The Center for African Area Studies, Kyoto University
ACADEMIC FIELD & RESEARCH
I study primate societies and interactions as a way of finding opportunities to reconsider human (i.e., our own) views of society and behavior.
RESEARCH FIELD (FIELD SITE, LOCATION OF RESEARCH)
- The wild chimpanzees of Mahale Mountains National Park, Tanzania
- A provisioned group of Japanese macaques (Arashiyama Monkey Park Iwatayama, Kyoto)
- People met during travel
- Hanamura S. “When pricking up one’s ears for the voices of strangers: Others in chimpanzee society” Others: The Evolution of Human Sociality. Kawai K. (Ed.) Kyoto University Press & Trans Pacific Press, pp. 177-216, 2019.
- Hanamura S. “When keeping one’s ears open for the distant voices of others: The process-oriented convention in chimpanzees and institution” Institutions: The Evolution of Human Sociality. Kawai K. (Ed.) Kyoto University Press & Trans Pacific Press, pp. 165-195, 2017.
- Hanamura S. “Encountering monkeys and getting involved in their society: A note on the practice of observation” Encountering Animals I: Analysing Encounters. Kimura D. (Ed.) Nakanishiya Shuppan, pp. 87-104, 2015. (Japanese)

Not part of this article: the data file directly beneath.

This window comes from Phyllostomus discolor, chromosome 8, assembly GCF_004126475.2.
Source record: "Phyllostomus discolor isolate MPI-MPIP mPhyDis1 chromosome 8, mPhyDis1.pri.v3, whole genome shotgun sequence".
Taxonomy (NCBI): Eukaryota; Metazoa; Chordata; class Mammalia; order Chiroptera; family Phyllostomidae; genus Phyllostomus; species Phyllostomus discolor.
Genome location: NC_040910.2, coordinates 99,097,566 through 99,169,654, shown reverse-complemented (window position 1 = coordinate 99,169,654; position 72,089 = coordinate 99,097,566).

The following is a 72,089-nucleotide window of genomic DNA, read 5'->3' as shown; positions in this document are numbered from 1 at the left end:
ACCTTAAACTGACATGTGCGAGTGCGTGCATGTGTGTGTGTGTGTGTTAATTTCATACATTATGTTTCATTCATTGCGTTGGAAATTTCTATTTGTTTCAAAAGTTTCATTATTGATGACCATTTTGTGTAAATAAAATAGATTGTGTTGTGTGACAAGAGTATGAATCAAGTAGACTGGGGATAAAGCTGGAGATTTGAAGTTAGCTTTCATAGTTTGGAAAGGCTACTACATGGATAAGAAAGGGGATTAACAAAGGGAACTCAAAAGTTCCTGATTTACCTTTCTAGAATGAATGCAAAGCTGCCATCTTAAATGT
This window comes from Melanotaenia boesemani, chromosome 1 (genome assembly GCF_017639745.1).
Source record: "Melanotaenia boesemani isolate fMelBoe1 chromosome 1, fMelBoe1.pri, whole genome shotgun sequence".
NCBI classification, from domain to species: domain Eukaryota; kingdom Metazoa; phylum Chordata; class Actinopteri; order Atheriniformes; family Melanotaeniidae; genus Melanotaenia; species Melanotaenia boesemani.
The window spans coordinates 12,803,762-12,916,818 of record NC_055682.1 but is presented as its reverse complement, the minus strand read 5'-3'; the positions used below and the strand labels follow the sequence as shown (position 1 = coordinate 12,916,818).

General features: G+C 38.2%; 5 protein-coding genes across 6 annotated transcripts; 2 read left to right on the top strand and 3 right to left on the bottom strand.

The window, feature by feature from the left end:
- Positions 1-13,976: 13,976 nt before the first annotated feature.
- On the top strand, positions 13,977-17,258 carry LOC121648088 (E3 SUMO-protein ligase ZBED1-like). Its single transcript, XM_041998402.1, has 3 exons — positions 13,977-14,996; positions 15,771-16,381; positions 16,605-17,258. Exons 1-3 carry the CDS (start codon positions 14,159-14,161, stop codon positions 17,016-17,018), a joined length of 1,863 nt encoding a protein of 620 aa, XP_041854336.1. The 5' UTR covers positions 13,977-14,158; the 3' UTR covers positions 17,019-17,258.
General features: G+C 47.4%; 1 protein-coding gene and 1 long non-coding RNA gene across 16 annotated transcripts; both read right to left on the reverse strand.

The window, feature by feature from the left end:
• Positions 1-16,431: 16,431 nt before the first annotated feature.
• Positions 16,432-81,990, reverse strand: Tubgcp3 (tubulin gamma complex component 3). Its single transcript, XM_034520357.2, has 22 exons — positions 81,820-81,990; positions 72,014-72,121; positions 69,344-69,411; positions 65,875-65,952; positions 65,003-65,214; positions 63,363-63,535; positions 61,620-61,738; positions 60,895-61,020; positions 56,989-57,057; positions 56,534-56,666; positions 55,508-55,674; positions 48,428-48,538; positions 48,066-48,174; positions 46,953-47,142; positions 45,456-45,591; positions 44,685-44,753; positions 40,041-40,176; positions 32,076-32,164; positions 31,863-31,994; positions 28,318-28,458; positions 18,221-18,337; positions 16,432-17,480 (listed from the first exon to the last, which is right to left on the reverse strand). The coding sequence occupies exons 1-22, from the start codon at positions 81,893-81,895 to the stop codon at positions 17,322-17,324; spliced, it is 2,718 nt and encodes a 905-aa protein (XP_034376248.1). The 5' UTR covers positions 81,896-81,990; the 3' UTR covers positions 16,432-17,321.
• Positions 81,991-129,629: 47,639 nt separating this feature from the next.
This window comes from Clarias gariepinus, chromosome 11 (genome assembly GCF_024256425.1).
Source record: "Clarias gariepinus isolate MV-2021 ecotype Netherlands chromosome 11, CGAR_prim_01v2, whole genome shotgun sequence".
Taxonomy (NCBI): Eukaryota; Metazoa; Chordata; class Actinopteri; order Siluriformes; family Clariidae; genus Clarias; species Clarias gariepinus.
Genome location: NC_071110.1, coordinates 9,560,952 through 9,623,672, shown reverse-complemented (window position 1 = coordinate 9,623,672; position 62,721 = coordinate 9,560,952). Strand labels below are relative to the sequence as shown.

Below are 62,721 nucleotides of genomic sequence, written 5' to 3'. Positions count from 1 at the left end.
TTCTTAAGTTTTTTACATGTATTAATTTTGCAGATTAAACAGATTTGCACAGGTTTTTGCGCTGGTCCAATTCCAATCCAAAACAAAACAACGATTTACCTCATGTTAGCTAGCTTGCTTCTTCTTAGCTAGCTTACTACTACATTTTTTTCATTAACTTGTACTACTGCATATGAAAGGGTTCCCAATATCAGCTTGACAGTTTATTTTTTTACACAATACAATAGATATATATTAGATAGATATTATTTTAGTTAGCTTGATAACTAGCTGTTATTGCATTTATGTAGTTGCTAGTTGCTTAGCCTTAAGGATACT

- Hanamura S. Long-distance calls by chimpanzees: How they connect actions and organize their social field beyond visual contact. Primate Research, 26: 159-176, 2010. (Japanese)
- Hanamura S. “Interactions through long-distance call and auditory co-presence in chimpanzeess: The contexts and contingency of hearers’ actions” Border and Connection of Interaction: From Studies on Nonhuman Primates, Humans and Conversation. Kimura D., Nakamura M., Takanashi K. (Eds.) Showado, pp. 185-204, 2010. (Japanese)
Against the various power and ideologies that restrict the diversity and movement of people (though we may need the request for a certain degree of voluntary activity restraint to prevent the spread of lethal infectious diseases).